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Kang S.,Hoseo University | Kim J.-B.,Seoul Childrens Hospital | Heo T.-H.,Catholic University of Korea | Kim S.-J.,Hoseo University
Gene | Year: 2013

Batten disease is an inherited neurodegenerative disorder caused by a CLN3 gene mutation. Batten disease is characterized by blindness, seizures, cognitive decline, and early death. Although apoptotic cell death is one of the pathological hallmarks of Batten disease, little is known about the regulatory mechanism of apoptosis in this disease. Since the CLN3 gene is suggested to be involved in the cell cycle in a yeast model, we investigated the cell cycle profile and its regulatory factors in lymphoblast cells from Batten disease patients. We found G1/G0 cell cycle arrest in Batten disease cells, with overexpression of p21, sphingosine, glucosylceramide, and sulfatide as possible cell cycle regulators. •Batten disease cells exhibit reduced viability and induced apoptosis.•Batten disease cells show G1/G0 cell cycle arrest.•Batten disease cells show upregulated expression of p21 and some sphingolipids.•Cell cycle arrest in Batten cells is possibly attributable to p21 and sphingolipids. © 2013 Elsevier B.V.


Kim S.-J.,Hoseo University | Lee Y.-J.,Hoseo University | Kim J.-B.,Seoul Childrens Hospital
Gene | Year: 2013

Parkinson's disease is a degenerative disorder of the central nervous system and is regarded as one of the most common neurologic diseases. Myxobacterial metabolites have been shown to possess a wide range of beneficial physiological effects, including anti-fungal, antibiotic, and anti-tumor activities. We aimed to determine whether myxobacterial metabolites exhibit a potential therapeutic effect in cells from a Parkinson's disease mouse model. The screening process identified 4 compounds, which were found to increase cell growth rate by >1.3 times that observed on the vehicle. These compounds promoted regeneration of the cells from a Parkinson's mouse model following the appearance of acute lesions, and reduced the levels of proteins associated with endoplasmic reticulum stress and apoptotic cell death. These compounds could lead to the development of novel therapies for Parkinson's disease and provide insight into the mechanisms through which apoptotic cell death takes place in this disorder. © 2012 Elsevier B.V.


Song Y.-W.,Konyang University | Kim S.-J.,Hoseo University | Heo T.-H.,Catholic University of Korea | Kim M.-H.,Seoul National University | Kim J.-B.,Seoul Childrens Hospital
Muscle and Nerve | Year: 2012

Introduction: Recent molecular studies of the original cases of normokalemic periodic paralysis (normoKPP) have raised suspicions that these families actually had hyperkalemic periodic paralysis (hyperKPP) due to mutations in the skeletal muscle sodium channel gene SCN4A. However, there is still a debate about the existence of normoKPP. Methods: We screened 230 individuals with primary periodic paralysis for mutations in the SCN4A, CACNA1S, and KCNJ2 genes. All patients had either a hyperKPP or a hypoKPP phenotype, and none had a normoKPP phenotype. Results: In 4 hyperKPP patients from 2 families, molecular analyses revealed Arg675Gly and Arg675Gln mutations of SCN4A, which were previously reported to cause normoKPP. Each patient exhibited the characteristic clinical and laboratory features (including hyperkalemia during spontaneous attacks) of hyperKPP. Conclusion: Our findings support the notion that normoKPP is not a distinct disease. © 2012 Wiley Periodicals, Inc.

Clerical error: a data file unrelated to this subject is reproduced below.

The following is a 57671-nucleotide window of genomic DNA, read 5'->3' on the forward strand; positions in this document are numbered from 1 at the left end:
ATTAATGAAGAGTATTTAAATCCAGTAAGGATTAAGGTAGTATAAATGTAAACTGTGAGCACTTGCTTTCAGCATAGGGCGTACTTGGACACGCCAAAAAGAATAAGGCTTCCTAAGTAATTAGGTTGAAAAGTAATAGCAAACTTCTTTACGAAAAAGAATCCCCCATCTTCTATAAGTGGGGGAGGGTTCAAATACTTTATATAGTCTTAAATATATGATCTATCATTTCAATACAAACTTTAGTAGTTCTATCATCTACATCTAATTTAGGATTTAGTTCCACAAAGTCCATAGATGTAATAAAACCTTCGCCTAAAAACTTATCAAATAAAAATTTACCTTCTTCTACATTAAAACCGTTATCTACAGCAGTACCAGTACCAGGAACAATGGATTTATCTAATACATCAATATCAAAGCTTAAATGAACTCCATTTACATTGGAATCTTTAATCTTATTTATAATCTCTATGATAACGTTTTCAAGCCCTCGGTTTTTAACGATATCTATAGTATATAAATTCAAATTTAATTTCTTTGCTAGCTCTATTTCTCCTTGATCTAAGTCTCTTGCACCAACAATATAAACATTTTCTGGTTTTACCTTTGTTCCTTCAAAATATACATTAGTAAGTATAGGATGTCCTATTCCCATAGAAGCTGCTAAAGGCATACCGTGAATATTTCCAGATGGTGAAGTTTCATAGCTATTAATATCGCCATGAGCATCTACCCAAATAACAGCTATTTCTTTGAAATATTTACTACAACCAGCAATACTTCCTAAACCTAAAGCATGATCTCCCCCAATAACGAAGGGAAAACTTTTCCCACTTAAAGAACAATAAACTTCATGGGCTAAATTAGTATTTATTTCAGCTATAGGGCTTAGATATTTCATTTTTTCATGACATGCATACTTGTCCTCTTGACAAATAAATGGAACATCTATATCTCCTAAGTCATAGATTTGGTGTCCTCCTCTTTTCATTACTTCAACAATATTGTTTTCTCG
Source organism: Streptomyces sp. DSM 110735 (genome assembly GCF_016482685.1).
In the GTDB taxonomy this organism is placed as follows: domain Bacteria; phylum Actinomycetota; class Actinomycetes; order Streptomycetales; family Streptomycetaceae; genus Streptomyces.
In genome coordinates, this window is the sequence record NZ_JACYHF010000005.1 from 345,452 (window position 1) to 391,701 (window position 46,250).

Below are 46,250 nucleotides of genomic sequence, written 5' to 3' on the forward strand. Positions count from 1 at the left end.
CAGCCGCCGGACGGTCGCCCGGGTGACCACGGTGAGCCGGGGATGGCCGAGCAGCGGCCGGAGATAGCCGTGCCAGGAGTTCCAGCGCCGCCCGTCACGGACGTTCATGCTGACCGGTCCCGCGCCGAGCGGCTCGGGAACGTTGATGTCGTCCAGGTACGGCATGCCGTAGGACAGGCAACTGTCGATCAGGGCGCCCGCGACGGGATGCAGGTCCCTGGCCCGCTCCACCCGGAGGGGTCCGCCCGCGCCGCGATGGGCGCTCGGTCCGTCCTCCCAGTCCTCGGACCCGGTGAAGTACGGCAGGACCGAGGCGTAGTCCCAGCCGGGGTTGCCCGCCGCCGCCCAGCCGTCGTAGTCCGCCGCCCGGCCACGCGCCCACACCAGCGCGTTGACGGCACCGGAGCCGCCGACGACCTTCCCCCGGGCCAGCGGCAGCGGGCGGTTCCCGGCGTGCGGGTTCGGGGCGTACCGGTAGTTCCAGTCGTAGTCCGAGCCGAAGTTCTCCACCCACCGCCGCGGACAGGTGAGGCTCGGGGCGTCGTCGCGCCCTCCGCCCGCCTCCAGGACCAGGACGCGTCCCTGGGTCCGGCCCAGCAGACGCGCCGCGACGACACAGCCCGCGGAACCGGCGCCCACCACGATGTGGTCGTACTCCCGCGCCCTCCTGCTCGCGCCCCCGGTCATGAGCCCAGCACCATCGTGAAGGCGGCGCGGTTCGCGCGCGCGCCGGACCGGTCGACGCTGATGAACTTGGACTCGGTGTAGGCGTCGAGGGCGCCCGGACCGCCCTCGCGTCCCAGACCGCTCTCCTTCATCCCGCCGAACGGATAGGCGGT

Kim S.-J.,Hoseo University | Kang S.,Hoseo University | Kim J.-B.,Seoul Childrens Hospital
Gene | Year: 2012

Gaucher disease (GD) is the most prevalent lysosomal storage disorder caused by an inherited deficiency of glucocerebrosidase. In the present study, we aimed to determine whether myxobacterial metabolites exhibit a potential therapeutic effect in the cells from a patient with type I GD. We screened 288 bioactive compounds of myxobacteria in the skin fibroblasts from a patient with type I GD. MTT assays were performed to determine their effects on cell viability. The expression levels of Bcl-2-associated X protein (Bax), ATP-citrate synthase (ATP-CS), E3-binding protein (E3BP), and acetyl-coenzyme A acetyltransferase 1 (ACAT1) were determined by western blotting to understand the molecular mechanisms of myxobacterial metabolites in cells. Thin-layer chromatography (TLC) was carried out to measure changes in glucosylceramide levels in the cultured fibroblasts. This screening process identified 4 compounds that increased cell viability more than 1.45 times. After exposure to these compounds, the expression level of Bax decreased, whereas those of ATP-CS, E3BP, and ACAT1 increased. TLC revealed reduced amounts of intracellular glucosylceramides in patient cells. Here we suggest that myxobacterial metabolites can relieve the stress due to glucosylceramide accumulation, and that it may be utilized as a new therapeutic approach. © 2012 Elsevier B.V.


Kim J.-B.,Seoul Childrens Hospital | Lim N.,Hoseo University | Kim S.-J.,Hoseo University | Heo T.-H.,Catholic University of Korea | Heo T.-H.,Korea University